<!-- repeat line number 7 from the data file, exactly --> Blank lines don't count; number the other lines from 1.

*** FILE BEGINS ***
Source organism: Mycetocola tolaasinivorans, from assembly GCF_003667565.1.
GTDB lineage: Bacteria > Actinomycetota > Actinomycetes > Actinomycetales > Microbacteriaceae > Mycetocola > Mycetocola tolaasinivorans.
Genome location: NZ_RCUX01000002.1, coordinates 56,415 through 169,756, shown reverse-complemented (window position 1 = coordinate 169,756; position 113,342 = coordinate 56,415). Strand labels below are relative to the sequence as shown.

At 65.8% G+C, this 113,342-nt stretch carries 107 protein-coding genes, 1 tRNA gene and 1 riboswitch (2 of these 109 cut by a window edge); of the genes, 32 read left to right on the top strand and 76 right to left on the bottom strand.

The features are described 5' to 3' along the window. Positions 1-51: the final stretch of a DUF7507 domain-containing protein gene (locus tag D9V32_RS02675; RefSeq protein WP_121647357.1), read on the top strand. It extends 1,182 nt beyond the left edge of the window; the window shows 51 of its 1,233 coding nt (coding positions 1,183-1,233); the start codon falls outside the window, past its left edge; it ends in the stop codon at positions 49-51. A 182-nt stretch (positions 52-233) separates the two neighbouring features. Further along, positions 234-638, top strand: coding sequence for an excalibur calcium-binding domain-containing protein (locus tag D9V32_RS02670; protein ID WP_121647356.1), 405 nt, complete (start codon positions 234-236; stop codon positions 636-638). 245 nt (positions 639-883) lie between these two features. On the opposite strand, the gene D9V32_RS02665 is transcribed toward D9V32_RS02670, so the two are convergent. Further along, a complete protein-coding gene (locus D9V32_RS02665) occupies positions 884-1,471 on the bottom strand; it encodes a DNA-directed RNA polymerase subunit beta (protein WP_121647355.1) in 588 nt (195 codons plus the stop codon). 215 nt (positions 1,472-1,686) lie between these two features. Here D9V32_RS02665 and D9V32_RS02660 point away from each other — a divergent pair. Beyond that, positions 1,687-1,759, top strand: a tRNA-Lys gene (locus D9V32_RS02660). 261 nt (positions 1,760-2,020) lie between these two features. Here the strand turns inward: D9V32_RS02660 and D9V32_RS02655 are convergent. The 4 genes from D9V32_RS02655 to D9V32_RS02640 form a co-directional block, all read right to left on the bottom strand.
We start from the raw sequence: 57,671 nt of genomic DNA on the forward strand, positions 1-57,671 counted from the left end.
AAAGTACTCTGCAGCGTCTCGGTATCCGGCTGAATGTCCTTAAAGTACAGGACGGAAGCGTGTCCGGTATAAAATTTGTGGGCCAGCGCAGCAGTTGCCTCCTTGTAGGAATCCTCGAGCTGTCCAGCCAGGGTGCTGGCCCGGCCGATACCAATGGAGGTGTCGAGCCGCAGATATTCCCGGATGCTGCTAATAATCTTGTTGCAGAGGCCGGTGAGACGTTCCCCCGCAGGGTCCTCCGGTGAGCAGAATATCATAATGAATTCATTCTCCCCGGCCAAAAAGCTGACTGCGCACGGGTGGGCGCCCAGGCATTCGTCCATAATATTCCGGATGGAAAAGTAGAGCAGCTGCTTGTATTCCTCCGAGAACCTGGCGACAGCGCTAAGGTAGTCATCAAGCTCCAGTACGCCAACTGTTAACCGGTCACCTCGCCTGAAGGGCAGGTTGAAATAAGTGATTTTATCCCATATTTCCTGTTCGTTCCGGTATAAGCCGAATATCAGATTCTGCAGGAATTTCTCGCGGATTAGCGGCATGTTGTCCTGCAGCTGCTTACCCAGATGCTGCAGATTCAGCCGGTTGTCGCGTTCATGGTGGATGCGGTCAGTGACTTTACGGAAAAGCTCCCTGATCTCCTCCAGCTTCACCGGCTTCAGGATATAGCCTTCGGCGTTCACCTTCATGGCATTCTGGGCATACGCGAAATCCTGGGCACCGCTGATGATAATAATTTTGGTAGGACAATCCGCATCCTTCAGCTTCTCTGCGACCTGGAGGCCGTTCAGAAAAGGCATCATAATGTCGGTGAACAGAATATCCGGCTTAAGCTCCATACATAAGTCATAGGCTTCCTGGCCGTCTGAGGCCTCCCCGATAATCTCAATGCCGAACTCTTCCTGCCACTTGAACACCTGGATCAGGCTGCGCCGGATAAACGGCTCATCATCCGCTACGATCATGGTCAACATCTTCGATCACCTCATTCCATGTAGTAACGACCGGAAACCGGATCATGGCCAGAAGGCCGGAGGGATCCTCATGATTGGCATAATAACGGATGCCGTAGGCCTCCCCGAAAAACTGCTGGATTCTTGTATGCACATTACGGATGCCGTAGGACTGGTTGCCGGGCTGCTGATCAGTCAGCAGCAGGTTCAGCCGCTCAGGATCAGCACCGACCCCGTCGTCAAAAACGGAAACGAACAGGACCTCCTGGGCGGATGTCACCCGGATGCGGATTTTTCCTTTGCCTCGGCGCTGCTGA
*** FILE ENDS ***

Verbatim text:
AAAGTACTCTGCAGCGTCTCGGTATCCGGCTGAATGTCCTTAAAGTACAGGACGGAAGCGTGTCCGGTATAAAATTTGTGGGCCAGCGCAGCAGTTGCCTCCTTGTAGGAATCCTCGAGCTGTCCAGCCAGGGTGCTGGCCCGGCCGATACCAATGGAGGTGTCGAGCCGCAGATATTCCCGGATGCTGCTAATAATCTTGTTGCAGAGGCCGGTGAGACGTTCCCCCGCAGGGTCCTCCGGTGAGCAGAATATCATAATGAATTCATTCTCCCCGGCCAAAAAGCTGACTGCGCACGGGTGGGCGCCCAGGCATTCGTCCATAATATTCCGGATGGAAAAGTAGAGCAGCTGCTTGTATTCCTCCGAGAACCTGGCGACAGCGCTAAGGTAGTCATCAAGCTCCAGTACGCCAACTGTTAACCGGTCACCTCGCCTGAAGGGCAGGTTGAAATAAGTGATTTTATCCCATATTTCCTGTTCGTTCCGGTATAAGCCGAATATCAGATTCTGCAGGAATTTCTCGCGGATTAGCGGCATGTTGTCCTGCAGCTGCTTACCCAGATGCTGCAGATTCAGCCGGTTGTCGCGTTCATGGTGGATGCGGTCAGTGACTTTACGGAAAAGCTCCCTGATCTCCTCCAGCTTCACCGGCTTCAGGATATAGCCTTCGGCGTTCACCTTCATGGCATTCTGGGCATACGCGAAATCCTGGGCACCGCTGATGATAATAATTTTGGTAGGACAATCCGCATCCTTCAGCTTCTCTGCGACCTGGAGGCCGTTCAGAAAAGGCATCATAATGTCGGTGAACAGAATATCCGGCTTAAGCTCCATACATAAGTCATAGGCTTCCTGGCCGTCTGAGGCCTCCCCGATAATCTCAATGCCGAACTCTTCCTGCCACTTGAACACCTGGATCAGGCTGCGCCGGATAAACGGCTCATCATCCGCTACGATCATGGTCAACATCTTCGATCACCTCATTCCATGTAGTAACGACCGGAAACCGGATCATGGCCAGAAGGCCGGAGGGATCCTCATGATTGGCATAATAACGGATGCCGTAGGCCTCCCCGAAAAACTGCTGGATTCTTGTATGCACATTACGGATGCCGTAGGACTGGTTGCCGGGCTGCTGATCAGTCAGCAGCAGGTTCAGCCGCTCAGGATCAGCACCGACCCCGTCGTCAAAAACGGAAACGAACAGGACCTCCTGGGCGGATGTCACCCGGATGCGGATTTTTCCTTTGCCTCGGCGCTGCTGA